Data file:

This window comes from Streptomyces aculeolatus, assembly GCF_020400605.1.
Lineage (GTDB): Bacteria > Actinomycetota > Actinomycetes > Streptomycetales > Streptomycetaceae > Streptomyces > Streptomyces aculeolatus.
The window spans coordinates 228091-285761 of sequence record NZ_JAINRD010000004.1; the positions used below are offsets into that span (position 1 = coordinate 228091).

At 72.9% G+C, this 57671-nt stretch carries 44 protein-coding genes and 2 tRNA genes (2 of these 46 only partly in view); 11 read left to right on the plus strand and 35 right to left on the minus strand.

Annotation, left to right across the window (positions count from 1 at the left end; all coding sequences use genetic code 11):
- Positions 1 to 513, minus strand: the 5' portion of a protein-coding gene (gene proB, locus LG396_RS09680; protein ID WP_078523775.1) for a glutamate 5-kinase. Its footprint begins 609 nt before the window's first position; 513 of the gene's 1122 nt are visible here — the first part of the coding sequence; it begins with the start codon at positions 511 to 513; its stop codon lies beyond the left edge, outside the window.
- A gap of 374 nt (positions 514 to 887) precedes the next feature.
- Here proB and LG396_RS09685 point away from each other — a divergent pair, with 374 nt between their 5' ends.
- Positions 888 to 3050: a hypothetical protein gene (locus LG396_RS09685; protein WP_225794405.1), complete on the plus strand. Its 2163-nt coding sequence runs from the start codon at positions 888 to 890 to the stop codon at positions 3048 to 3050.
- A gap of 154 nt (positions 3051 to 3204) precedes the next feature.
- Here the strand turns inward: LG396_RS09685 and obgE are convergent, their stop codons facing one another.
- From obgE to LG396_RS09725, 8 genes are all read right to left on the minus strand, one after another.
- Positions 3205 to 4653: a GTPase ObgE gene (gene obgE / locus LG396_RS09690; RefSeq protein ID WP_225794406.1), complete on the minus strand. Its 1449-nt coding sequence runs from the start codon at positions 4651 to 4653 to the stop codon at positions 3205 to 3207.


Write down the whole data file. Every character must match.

This window comes from Streptomyces aculeolatus, assembly GCF_020400605.1.
Lineage (GTDB): Bacteria > Actinomycetota > Actinomycetes > Streptomycetales > Streptomycetaceae > Streptomyces > Streptomyces aculeolatus.
The window spans coordinates 228091-285761 of sequence record NZ_JAINRD010000004.1; the positions used below are offsets into that span (position 1 = coordinate 228091).

At 72.9% G+C, this 57671-nt stretch carries 44 protein-coding genes and 2 tRNA genes (2 of these 46 only partly in view); 11 read left to right on the plus strand and 35 right to left on the minus strand.

Annotation, left to right across the window (positions count from 1 at the left end; all coding sequences use genetic code 11):
- Positions 1 to 513, minus strand: the 5' portion of a protein-coding gene (gene proB, locus LG396_RS09680; protein ID WP_078523775.1) for a glutamate 5-kinase. Its footprint begins 609 nt before the window's first position; 513 of the gene's 1122 nt are visible here — the first part of the coding sequence; it begins with the start codon at positions 511 to 513; its stop codon lies beyond the left edge, outside the window.
- A gap of 374 nt (positions 514 to 887) precedes the next feature.
- Here proB and LG396_RS09685 point away from each other — a divergent pair, with 374 nt between their 5' ends.
- Positions 888 to 3050: a hypothetical protein gene (locus LG396_RS09685; protein WP_225794405.1), complete on the plus strand. Its 2163-nt coding sequence runs from the start codon at positions 888 to 890 to the stop codon at positions 3048 to 3050.
- A gap of 154 nt (positions 3051 to 3204) precedes the next feature.
- Here the strand turns inward: LG396_RS09685 and obgE are convergent, their stop codons facing one another.
- From obgE to LG396_RS09725, 8 genes are all read right to left on the minus strand, one after another.
- Positions 3205 to 4653: a GTPase ObgE gene (gene obgE / locus LG396_RS09690; RefSeq protein ID WP_225794406.1), complete on the minus strand. Its 1449-nt coding sequence runs from the start codon at positions 4651 to 4653 to the stop codon at positions 3205 to 3207.